pharmacist straight away.
If you have any further questions on the use of this medicine or device, ask your
doctor, pharmacist or nurse.

4. Possible side effects
Like all medicines, this medicine can cause side effects, although not everybody gets them.
Allergic reactions: you may notice your breathing suddenly gets worse immediately after
using Tritenva. You may be very wheezy and cough or be short of breath. You may also notice
itching, a rash (hives) and swelling (usually of the face, lips, tongue, or throat), or you may
suddenly feel your heart beating very fast or you feel faint and light headed (which may lead to
collapse or loss of consciousness). If you get any of these effects or if they happen suddenly
after using Tritenva, stop using Tritenva and tell your doctor straight away. Allergic reactions
to Tritenva are uncommon (they affect less than 1 person in 100).
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Other side effects are listed below:
Very common (affects more than 1 person in 10):
Headache – this usually gets better as treatment continues.
Increased number of colds has been reported.
Common (affects less than 1 person in 10):
Thrush (sore, creamy-yellow, raised patches) in the mouth and throat. Also sore tongue,
throat irritation and hoarse voice. Rinsing your mouth out with water and spitting it out
immediately and/or brushing your teeth after taking each dose of your medicine may help.
Your doctor may prescribe you an anti-fungal medication to treat the thrush.
Aching, swollen joints and muscle pain.
Muscle cramps.
Pneumonia and bronchitis (lung infection). Tell your doctor if you notice any
of the following symptoms: Increase in the liquid/phlegm which you cough up from your
lungs (sputum), change in sputum colour, fever, chills, increased cough and increased
breathing problems.
Bruising and fractures.
Inflammation of sinuses (a feeling of tension or fullness in the nose, cheeks and behind
the eyes, sometimes with a throbbing ache).
A reduction of the amount of potassium in the blood (you may get uneven heartbeats,
muscle weakness, cramp).
Uncommon (affects less than 1 person in 100):
Increase in the amount of sugar (glucose) in your blood (hyperglycaemia). If you have
diabetes, more frequent blood sugar monitoring and possibly adjustment of your usual
diabetic treatment may be required.
Cloudy lens in the eye (cataract).
Very fast heartbeat (tachycardia).
Feeling shaky (tremor) with fast or uneven heart beat (palpitations) - these are usually
harmless and occur less as treatment continues.
Chest pain.
Feeling worried (this effect mainly occurs in children).
Disturbed sleep.
Allergic skin rash.
Rare (affects less than 1 person in 1000):
Breathing difficulties or wheezing which worsen immediately after taking Tritenva.
If this happens, stop using Tritenva. Use your fast-acting ‘reliever’ inhaler to help your
breathing and tell your doctor immediately.
Tritenva may affect the normal production of steroid hormones in the body, particularly if
you have taken high doses for long periods of time. The effects include:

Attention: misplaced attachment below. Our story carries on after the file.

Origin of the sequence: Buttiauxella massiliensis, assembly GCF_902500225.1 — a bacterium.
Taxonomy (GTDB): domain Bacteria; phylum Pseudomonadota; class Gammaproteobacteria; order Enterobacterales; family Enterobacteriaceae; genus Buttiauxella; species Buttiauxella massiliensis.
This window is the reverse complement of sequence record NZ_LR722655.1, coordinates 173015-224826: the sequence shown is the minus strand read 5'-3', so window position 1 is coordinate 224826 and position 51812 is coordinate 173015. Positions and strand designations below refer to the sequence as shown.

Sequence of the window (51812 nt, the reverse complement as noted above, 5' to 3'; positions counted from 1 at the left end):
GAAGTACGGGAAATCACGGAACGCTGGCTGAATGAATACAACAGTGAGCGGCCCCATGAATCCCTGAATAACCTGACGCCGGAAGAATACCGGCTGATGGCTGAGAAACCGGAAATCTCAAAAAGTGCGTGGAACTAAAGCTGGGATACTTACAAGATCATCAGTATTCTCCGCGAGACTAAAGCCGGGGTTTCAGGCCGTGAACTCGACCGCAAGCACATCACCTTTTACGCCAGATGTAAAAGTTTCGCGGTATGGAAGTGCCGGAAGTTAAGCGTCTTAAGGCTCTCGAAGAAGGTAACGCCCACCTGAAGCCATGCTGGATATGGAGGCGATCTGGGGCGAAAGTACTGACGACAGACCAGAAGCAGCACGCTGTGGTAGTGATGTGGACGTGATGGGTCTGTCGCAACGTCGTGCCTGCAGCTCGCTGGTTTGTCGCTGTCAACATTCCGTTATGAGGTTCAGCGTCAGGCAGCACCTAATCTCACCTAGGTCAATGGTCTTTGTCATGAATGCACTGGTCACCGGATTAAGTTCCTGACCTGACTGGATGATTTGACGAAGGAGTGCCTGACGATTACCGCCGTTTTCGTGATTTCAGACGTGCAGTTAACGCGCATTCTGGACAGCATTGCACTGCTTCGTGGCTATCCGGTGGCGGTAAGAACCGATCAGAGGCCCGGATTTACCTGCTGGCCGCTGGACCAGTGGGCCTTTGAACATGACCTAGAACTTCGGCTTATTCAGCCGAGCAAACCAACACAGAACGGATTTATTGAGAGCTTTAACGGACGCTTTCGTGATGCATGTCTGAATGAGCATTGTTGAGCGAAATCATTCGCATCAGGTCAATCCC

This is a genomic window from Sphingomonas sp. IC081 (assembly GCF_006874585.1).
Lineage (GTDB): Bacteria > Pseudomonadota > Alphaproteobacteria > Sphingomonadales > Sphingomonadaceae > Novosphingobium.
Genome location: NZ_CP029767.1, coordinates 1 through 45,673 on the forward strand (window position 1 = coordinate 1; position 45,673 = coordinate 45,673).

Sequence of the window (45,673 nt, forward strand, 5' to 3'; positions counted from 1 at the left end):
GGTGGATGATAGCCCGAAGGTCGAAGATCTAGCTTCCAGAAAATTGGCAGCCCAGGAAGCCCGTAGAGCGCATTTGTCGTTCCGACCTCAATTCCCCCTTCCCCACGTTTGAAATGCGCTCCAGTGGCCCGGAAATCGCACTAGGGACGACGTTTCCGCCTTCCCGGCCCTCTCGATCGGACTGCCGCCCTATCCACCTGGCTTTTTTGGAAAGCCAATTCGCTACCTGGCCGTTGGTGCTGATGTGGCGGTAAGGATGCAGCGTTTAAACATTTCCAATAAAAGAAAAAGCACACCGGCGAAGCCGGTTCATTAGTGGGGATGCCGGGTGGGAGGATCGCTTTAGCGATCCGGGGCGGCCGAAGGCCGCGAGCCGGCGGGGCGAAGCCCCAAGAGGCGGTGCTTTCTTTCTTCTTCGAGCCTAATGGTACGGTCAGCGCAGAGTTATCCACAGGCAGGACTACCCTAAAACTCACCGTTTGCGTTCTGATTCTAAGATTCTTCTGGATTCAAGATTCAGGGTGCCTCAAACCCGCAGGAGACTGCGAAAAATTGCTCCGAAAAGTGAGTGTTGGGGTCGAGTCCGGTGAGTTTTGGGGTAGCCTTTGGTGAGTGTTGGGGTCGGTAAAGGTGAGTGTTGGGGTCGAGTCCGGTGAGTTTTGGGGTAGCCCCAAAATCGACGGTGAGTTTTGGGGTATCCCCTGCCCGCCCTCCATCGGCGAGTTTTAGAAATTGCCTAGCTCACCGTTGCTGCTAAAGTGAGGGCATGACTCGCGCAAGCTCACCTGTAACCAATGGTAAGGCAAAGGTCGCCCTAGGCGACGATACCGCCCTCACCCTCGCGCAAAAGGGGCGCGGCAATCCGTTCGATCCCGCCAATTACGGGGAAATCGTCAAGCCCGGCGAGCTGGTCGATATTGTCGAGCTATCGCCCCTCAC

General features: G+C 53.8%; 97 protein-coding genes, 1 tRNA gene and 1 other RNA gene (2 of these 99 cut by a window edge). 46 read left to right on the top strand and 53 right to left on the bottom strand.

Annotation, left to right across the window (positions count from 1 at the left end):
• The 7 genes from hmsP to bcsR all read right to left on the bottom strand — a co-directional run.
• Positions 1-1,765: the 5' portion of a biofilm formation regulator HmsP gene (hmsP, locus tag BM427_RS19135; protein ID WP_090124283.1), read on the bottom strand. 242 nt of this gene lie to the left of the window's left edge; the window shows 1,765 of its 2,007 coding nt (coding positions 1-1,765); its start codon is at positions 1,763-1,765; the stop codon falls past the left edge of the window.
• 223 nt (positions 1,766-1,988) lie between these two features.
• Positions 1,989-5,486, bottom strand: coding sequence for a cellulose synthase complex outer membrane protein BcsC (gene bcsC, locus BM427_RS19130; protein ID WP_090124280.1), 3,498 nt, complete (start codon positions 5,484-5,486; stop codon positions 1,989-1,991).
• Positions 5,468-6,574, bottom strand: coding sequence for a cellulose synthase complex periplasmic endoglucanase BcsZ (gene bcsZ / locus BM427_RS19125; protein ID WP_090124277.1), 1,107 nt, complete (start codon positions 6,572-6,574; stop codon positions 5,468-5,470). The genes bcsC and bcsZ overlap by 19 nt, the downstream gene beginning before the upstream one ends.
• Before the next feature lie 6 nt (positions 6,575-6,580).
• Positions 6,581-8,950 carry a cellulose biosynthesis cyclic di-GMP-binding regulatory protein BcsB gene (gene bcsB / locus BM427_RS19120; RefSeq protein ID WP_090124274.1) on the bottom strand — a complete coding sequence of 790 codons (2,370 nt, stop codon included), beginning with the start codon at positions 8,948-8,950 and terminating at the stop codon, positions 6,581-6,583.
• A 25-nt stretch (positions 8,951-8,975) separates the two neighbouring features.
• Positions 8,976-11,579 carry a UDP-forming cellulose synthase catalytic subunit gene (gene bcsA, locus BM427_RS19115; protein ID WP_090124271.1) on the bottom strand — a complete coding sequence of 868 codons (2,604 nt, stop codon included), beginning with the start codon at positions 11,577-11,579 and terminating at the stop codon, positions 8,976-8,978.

- Slowing of growth in children and adolescents.
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- Thinning of the bones.
- Glaucoma.
- Weight gain.
- Rounded (moon shaped) face (Cushing’s Syndrome).
Your doctor will check you regularly for any of the above side effects and will make sure
you are taking the lowest dose of salmeterol/fluticasone propionate to control your
disease.
Behavioural changes, such as being unusually active and irritable (these effects mainly
occur in children).
Uneven heartbeats or heart gives an extra beat (arrhythmias). Tell your doctor, but do not
stop taking Tritenva unless the doctor tells you to stop.
Frequency not known, but may also occur:
Depression, aggression (mainly in children).
Reporting of side effects
If you get any side effects, talk to your doctor, pharmacist or nurse. This includes any possible
side effects not listed in this leaflet. You can also report any side effects directly via the Yellow
Card Scheme at: www.mhra.gov.uk/yellowcard.
By reporting side effects, you can help provide more information on the safety of this medicine.

5. How to store Tritenva
Keep this medicine out of the sight and reach of children.
Do not use this medicine after the expiry date which is stated on the label and carton after “EXP”.
The expiry date refers to the last day of that month.
Keep the white protective cover tightly closed in order to protect from moisture.
Once opened, use within 30 days.
Do not throw away any medicines via wastewater or household waste. Ask your pharmacist
how to throw away medicines you no longer use. These measures will help protect
the environment.

6. Contents of the pack and other information
What Tritenva inhaler contains
The active substances are salmeterol (as salmeterol xinafoate) and fluticasone propionate.
Each single inhalation provides a delivered dose (the dose leaving the mouthpiece) of
45 micrograms of salmeterol (as salmeterol xinafoate) and 465 micrograms of fluticasone
propionate. This corresponds to a metered dose of 50 micrograms of salmeterol (as salmeterol
xinafoate) and 500 micrograms of fluticasone propionate.
The other ingredient is lactose monohydrate.
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What Tritenva inhaler looks like and contents of the pack
Tritenva is the PulmoJet inhaler containing white powder. The inhaler has two components, a
removable white protective cover and the main body. The main body is grey and white, with a
grey mouthpiece and a grey base with a purple- or grey-coloured bottom. Tritenva is available in
cartons with one inhaler containing 60 inhalations.
Marketing Authorisation Holder
Zentiva, One Onslow Street, Guildford, Surrey, GU1 4YS, UK

Manufacturer(s)
Fisons Limited TA Aventis Pharma (Holmes Chapel)
72 London Road, Holmes Chapel, Crewe, Cheshire
CW4 8BE
UK
This leaflet was last revised in 07/2015

Other sources of information
Patient information video is available on the website: www.pulmojet.com and by scanning the
QR Code included in the PIL and outer carton with a smartphone.

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Source: Medicines and Healthcare Products Regulatory Agency

Disclaimer: Every effort has been made to ensure that the information provided here is accurate, up-to-date and complete, but no guarantee is made to that effect. Drug information contained herein may be time sensitive. This information has been compiled for use by healthcare practitioners and consumers in the United States. The absence of a warning for a given drug or combination thereof in no way should be construed to indicate that the drug or combination is safe, effective or appropriate for any given patient. If you have questions about the substances you are taking, check with your doctor, nurse or pharmacist.